Two points on that. Firstly, the same movie would get higher advertising revenue in the weeks leading up to Christmas. The second, and probably as important, is that there are no movies available to iTV that nobody has seen. In the pre Video, DVD, Sky Movies, PPV,, Netflix, Lovefilm, etc., era, a film on terrestrial TV hadn't been seen by many people, and even those who had seen it hadn't had the chance to see it for at least a couple of years. Now those interested will have seen the film in one of a multitude of other ways.

Christmas is one of the few times that the whole family of various generations sit down together, and in my experience, that means programmes watched by the older generation do better. In recent years though, the effect of PVRs and catch-up services (which count for 7 days) mean that the final ratings are somewhat different, as the younger generation record their programmes and watch them later.

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Re: Christmas ratings

Post by GarethR »

tiswas2 wrote:How do they record the ratings these days?
The same way, the box connected to the telly. AIUI it can handle metering live viewing on all the various platforms.

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Re: Christmas ratings

Post by Mike S »

I always think Australia has the right idea - they essentially cancel radio and television in December and January. It all starts up again in February. Christmas is where you get stand-ins and filler, hence the Kate Middleton prank call.

'Christmas TV' does seem to be a strangely British thing.

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Re: Christmas ratings

Post by Mark »

Mike S wrote:I always think Australia has the right idea - they essentially cancel radio and television in December and January. It all starts up again in February. Christmas is where you get stand-ins and filler, hence the Kate Middleton prank call.

'Christmas TV' does seem to be a strangely British thing.
That's because they are all on the beach having a 'barbie' ( not the doll.!) rather than watching telly.

I thought ITV had given up all together, this year....on the big day that is.
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RobinCarmody
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Re: Christmas ratings

Post by RobinCarmody »

Mike S wrote:'Christmas TV' does seem to be a strangely British thing.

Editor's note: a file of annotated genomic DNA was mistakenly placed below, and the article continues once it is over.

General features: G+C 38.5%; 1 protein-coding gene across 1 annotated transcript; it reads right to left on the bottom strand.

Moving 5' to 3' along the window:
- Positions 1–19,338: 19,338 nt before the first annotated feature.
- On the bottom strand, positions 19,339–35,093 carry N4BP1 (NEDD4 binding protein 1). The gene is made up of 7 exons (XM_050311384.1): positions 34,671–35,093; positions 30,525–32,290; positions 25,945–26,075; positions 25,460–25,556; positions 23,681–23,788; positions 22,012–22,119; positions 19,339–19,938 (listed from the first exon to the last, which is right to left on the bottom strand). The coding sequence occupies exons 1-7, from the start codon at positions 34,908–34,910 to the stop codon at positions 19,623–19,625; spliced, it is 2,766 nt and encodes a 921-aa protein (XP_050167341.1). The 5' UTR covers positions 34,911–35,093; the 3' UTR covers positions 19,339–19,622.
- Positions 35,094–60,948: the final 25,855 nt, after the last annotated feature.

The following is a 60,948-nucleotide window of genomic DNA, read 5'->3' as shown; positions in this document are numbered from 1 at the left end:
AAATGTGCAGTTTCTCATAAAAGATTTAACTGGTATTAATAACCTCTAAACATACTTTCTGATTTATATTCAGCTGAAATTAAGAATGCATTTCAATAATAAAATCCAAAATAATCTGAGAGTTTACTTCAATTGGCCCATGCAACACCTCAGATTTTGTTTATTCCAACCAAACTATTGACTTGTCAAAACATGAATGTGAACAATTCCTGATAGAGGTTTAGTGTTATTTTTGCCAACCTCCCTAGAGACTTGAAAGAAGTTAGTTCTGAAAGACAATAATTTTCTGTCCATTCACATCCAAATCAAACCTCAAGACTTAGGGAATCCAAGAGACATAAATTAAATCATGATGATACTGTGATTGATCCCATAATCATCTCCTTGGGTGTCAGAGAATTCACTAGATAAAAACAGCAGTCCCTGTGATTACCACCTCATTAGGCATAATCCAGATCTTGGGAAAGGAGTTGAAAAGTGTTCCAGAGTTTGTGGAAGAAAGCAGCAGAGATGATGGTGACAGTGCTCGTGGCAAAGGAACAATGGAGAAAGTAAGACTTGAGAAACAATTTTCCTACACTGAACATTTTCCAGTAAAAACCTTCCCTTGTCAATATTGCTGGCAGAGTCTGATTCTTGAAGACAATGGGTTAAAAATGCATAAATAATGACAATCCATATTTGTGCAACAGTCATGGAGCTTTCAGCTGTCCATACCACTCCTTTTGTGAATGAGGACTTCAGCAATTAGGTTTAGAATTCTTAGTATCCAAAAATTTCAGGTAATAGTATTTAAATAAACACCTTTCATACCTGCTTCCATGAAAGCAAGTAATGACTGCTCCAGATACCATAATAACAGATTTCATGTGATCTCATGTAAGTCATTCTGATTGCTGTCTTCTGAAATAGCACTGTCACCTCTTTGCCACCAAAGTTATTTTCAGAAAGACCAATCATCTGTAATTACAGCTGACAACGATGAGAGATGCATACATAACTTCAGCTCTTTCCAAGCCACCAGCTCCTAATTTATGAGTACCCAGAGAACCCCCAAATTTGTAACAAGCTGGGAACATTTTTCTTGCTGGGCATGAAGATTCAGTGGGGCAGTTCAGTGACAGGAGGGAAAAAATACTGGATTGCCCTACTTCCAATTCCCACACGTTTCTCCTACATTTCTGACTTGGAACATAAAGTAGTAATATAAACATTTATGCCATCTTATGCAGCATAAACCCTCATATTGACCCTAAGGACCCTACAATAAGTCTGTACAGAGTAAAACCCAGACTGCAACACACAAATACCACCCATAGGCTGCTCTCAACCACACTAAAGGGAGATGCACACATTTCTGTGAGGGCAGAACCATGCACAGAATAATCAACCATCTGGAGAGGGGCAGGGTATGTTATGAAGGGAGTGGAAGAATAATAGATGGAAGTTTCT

Yes, though you get all sorts of recurring Christmas TV rituals in Europe - like how the 1958 Disney special From All of Us to All of You is, to this day, an institution in Scandinavia. In non-Anglosphere cultures Christmas seems (although this might just be the Anglophone's natural romanticisation) to have remained more of a genuine folk festival and less of an advertising bonanza, but there are reassuring things on TV just like Morecambe & Wise repeats over here. But I don't think Australia is the most natural comparison because of the obvious difference in climate - nobody would watch TV here at Christmas if it were a.) during the summer, and b.) our summers were always hot.

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Ross
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Re: Christmas ratings

Post by Ross »

Mike S wrote:I always think Australia has the right idea - they essentially cancel radio and television in December and January. It all starts up again in February. Christmas is where you get stand-ins and filler, hence the Kate Middleton prank call.


Our telly effectively shuts down for the two summer months, filling the air with repeats and old films, so nothing odd about that.
'Christmas TV' does seem to be a strangely British thing.
They have Christmas specials in Germany: big family serials like Silas, Jack Holborn and Patrik Pacard, although these were cut for budgetary reasons in 1996. They still have big musical spectaculars, both popular and classical, as well as the annual ritual of the Freddie Frinton sketch.

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Re: Christmas ratings

Post by Brock »

Ross wrote: They have Christmas specials in Germany: big family serials like Silas, Jack Holborn and Patrik Pacard, although these were cut for budgetary reasons in 1996. They still have big musical spectaculars, both popular and classical, as well as the annual ritual of the Freddie Frinton sketch.
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Ross
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Re: Christmas ratings

Post by Ross »

Well, yes, but that's all part of the festive season.

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Scary
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Re: Christmas ratings

Post by Scary »

Brock wrote:Is there really a "Christmas ratings battle"? I was surprised to learn recently that US broadcasters don't make a big thing of Christmas at all.
I'm pretty sure that's because they make more of an effort with Thanksgiving, which seems to be the more important holiday there, at least in TV terms.

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Re: Christmas ratings

Post by Brock »

Scary wrote:
Brock wrote:Is there really a "Christmas ratings battle"? I was surprised to learn recently that US broadcasters don't make a big thing of Christmas at all.
I'm pretty sure that's because they make more of an effort with Thanksgiving, which seems to be the more important holiday there, at least in TV terms.
And that's presumably because people traditionally start their Christmas shopping on the day after Thanksgiving (so-called "Black Friday"). It's all driven by the considerations of advertisers.